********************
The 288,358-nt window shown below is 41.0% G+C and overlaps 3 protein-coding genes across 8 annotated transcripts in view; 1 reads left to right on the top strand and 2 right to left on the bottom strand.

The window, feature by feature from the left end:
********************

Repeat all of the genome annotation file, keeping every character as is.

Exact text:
The 288,358-nt window shown below is 41.0% G+C and overlaps 3 protein-coding genes across 8 annotated transcripts in view; 1 reads left to right on the top strand and 2 right to left on the bottom strand.

The window, feature by feature from the left end: